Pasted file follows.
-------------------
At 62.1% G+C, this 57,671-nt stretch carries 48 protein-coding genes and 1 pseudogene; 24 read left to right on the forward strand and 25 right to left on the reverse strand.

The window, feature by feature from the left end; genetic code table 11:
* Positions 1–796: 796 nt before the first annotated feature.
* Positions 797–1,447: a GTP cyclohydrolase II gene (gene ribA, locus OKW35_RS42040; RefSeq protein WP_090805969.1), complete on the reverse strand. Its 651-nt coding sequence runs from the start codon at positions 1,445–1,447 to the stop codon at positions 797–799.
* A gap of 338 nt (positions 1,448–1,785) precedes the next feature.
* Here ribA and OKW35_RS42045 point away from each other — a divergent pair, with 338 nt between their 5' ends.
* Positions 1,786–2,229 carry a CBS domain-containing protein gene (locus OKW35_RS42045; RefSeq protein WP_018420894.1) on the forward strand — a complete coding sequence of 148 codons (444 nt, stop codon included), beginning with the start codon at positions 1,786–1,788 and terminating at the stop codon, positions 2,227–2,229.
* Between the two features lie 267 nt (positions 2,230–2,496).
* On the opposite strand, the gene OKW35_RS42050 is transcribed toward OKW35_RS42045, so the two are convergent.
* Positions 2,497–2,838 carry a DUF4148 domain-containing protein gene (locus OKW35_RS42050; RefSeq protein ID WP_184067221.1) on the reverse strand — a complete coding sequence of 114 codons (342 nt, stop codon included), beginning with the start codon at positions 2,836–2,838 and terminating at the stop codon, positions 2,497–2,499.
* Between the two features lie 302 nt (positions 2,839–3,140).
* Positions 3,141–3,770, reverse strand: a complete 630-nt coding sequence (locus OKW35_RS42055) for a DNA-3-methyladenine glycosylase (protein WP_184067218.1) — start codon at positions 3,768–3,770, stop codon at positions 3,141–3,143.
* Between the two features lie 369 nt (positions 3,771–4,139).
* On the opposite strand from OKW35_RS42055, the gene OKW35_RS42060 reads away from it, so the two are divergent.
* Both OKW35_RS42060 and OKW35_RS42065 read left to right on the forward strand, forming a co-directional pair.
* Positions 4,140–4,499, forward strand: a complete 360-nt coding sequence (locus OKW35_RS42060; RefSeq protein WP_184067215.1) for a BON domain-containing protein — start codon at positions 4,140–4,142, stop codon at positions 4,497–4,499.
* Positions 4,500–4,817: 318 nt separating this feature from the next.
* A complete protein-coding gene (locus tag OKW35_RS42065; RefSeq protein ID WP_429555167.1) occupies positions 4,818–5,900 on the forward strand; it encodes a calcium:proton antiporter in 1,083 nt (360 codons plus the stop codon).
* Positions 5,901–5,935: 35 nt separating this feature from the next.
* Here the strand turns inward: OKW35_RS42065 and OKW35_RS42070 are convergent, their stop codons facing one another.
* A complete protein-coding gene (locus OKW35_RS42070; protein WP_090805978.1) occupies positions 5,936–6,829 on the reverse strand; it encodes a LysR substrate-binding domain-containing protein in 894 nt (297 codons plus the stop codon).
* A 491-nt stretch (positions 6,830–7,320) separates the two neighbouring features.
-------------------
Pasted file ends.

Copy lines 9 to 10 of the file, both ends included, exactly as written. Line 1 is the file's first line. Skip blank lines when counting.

* On the opposite strand, the gene OKW35_RS42050 is transcribed toward OKW35_RS42045, so the two are convergent.
* Positions 2,497–2,838 carry a DUF4148 domain-containing protein gene (locus OKW35_RS42050; RefSeq protein ID WP_184067221.1) on the reverse strand — a complete coding sequence of 114 codons (342 nt, stop codon included), beginning with the start codon at positions 2,836–2,838 and terminating at the stop codon, positions 2,497–2,499.